Thursday, 01 November 2018 09:00

The Bard's Tale Trilogy Review

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The Bard’s Tale Trilogy, remastered from the 1985 title and the two subsequent titles that followed, is an amazingly difficult experience that anyone who appreciates hardcore RPGs should check out. The first version of The Bard’s Tale Trilogy, Tales of the Unknown, is out now. The second volume, The Destiny Knight, is scheduled for release in fall of 2018, but as of this writing has not come out yet. The last volume, Thief of Fate, is scheduled for winter 2018.


You begin with a short introduction about the cataclysmic world taken over by an evil necromancer. There’s a slight tutorial that covers the absolute basics, but you’re mostly left on your own to figure out the details. Immediately, an external guide might be necessary to sort out some of the nuances of this piece.

There’s a great deal of random-number generation involved, both in character creation and in combat. You create your party at the Guild of Adventurers by selecting between seven races and eight classes. You’re then able to roll their stats until you get a good spread, and there is no limitation on how many times you can reroll.


Once you have a full party of seven or eight members, you trek into town to gain experience and gold. Combat happens as you explore the map and enemies will engage you if you’re walking around or just standing still since you are playing in real time. The difficulty of enemies is not necessarily bound to your level, meaning you may end up running from certain encounters if you get in over your head. For instance, you may encounter one to eight goblins, a pack of stone golems, or a dragon that will decimate your front line.

Arranging your fighters in the front of your group is paramount to your survival. Your group is maintained in list format, with those on the top half of your list getting struck down by the enemies before the bottom half gets hit, generally. Placing your casters in the back row will keep them from being killed off too quickly unless an enemy has a ranged spell or your front line has been killed.


If your party gets wounded or killed, they can be healed at a temple in town for gold. Spellcasters as well must recharge their spell points at a mage’s tower, though waiting in the Guild of Adventurers will slowly recuperate your points. Each successful encounter will grant you gold and items to be sold or used by your party members. Some items are quite strong; a Fire Horn found in town and used by a bard could easily destroy most enemies encountered in the beginning levels.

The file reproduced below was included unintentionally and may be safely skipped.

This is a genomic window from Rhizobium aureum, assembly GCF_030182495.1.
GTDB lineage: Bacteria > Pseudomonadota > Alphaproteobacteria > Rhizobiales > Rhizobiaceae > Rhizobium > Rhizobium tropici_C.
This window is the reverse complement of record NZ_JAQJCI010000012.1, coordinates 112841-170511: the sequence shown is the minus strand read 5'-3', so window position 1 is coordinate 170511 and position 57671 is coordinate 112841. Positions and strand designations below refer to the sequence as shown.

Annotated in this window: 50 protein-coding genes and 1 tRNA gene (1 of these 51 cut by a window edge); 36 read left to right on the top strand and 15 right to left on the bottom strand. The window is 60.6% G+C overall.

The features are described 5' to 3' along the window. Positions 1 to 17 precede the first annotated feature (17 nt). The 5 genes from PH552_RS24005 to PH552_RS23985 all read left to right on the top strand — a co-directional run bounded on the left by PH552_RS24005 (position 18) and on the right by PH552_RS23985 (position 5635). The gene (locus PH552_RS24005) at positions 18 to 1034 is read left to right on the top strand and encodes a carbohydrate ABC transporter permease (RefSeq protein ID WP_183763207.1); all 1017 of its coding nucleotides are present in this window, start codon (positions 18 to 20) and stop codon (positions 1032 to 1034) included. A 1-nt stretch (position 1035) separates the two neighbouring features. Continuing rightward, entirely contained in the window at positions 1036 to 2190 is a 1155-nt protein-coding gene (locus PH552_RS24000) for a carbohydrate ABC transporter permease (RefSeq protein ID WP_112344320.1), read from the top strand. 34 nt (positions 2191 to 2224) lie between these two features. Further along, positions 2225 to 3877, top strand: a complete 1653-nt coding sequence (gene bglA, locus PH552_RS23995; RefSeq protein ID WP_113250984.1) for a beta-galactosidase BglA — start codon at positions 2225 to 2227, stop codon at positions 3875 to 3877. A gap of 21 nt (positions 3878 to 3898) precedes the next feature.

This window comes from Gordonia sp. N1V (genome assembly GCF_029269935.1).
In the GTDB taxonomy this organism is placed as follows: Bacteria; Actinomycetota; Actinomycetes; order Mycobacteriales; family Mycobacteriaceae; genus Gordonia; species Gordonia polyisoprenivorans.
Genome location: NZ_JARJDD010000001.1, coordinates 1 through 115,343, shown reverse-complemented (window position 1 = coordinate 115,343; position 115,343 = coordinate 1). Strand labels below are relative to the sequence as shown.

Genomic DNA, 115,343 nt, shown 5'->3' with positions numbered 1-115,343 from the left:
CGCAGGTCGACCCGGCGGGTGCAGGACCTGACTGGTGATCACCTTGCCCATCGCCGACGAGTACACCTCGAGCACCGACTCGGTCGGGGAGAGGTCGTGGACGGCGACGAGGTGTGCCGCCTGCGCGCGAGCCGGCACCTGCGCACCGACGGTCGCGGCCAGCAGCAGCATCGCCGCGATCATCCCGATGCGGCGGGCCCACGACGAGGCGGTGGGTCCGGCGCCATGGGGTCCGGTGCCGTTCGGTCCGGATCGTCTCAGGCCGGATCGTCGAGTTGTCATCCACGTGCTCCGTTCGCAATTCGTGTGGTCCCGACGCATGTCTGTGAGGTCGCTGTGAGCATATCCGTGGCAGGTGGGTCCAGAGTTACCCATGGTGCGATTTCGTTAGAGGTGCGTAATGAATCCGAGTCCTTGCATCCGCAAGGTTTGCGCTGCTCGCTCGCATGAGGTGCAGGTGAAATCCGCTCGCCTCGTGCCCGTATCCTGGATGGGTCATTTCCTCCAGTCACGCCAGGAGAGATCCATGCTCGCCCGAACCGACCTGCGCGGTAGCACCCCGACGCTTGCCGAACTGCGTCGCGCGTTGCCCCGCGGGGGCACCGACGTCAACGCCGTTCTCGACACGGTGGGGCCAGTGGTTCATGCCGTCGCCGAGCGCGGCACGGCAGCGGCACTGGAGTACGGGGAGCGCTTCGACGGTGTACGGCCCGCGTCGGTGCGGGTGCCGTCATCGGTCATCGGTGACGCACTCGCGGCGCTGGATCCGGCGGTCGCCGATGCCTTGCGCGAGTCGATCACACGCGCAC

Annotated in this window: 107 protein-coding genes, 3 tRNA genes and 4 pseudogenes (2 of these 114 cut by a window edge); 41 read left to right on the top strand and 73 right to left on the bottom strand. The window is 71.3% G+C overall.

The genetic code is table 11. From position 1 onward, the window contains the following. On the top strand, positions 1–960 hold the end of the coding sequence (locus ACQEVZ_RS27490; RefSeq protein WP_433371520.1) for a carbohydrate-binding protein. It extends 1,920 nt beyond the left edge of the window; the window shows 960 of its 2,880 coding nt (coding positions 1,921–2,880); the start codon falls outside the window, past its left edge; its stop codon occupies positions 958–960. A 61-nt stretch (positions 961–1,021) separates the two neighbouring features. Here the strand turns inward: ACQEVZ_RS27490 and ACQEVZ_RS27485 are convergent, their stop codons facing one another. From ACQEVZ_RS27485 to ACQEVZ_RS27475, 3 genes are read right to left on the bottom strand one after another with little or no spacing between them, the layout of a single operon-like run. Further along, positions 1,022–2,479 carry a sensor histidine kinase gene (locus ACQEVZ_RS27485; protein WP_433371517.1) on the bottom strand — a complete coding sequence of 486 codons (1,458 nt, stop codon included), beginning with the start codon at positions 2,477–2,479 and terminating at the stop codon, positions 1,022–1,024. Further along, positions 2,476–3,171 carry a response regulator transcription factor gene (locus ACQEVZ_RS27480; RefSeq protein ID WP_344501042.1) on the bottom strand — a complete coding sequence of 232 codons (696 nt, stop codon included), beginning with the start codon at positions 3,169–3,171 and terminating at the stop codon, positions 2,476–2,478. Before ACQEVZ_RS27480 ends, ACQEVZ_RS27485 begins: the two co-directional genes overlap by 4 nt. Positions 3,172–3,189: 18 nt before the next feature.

In terms of fun, the first edition of The Bard’s Tale Trilogy is not traditionally fun. Rather, it offers an incredibly difficult dungeon crawler that will have you relying on your wits and knowledge over the ability to know your environment or engage with the story. The maps are labyrinthian but luckily the remastered version has a mini-map feature, along with many quality-of-life improvements the original title lacked. With five different dungeons to explore, you’ll be glad to not have to draw the map yourself like the old version made you do.

Those who have an interest in old-style RPGs, traditional MUDs, or even text-based adventures will have a blast exploring the updated artwork and capabilities of this remastered title. When you buy the original trilogy you’ll also gain access to the other two parts of the trilogy which will be released by the end of the year. The experience will be similar across all three titles. There’s also a legacy mode for a more hardcore experience. In fact, the party you create in the first installment of the trilogy will be available to you for the next two installments, allowing for a fully immersive and significantly challenging RPG experience fit for the most hardcore gamers.


The Verdict: Great

The difficulty of The Bard’s Tale Trilogy is high, but that’s one of the great features of this classic. The personal reward of setting up a strong team and getting through the numerous waves of enemies as you explore is higher than what many titles offer these days. Don’t think you’ll have your hand held as you explore the various levels — you are mostly on your own to figure out how the world and story work. Despite this, the old-style charm and personality that The Bard’s Tale Trilogy offers are well worth a check out by RPG connoisseurs and those wanting a challenging, low-graphic RPG.

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Shane Lynn

Shane's earliest memory of gaming was playing Contra on the original NES. Since then he has found a love for PC gaming, Pen and Paper Role playing, and Board games. His strongest passions are in the realms of fantasy and science fiction where he has developed countless worlds, stories, table top gaming systems, and an original board game. Outside of gaming, he'll be found dancing with crystals and talking with glowing nature spirits in his backyard.


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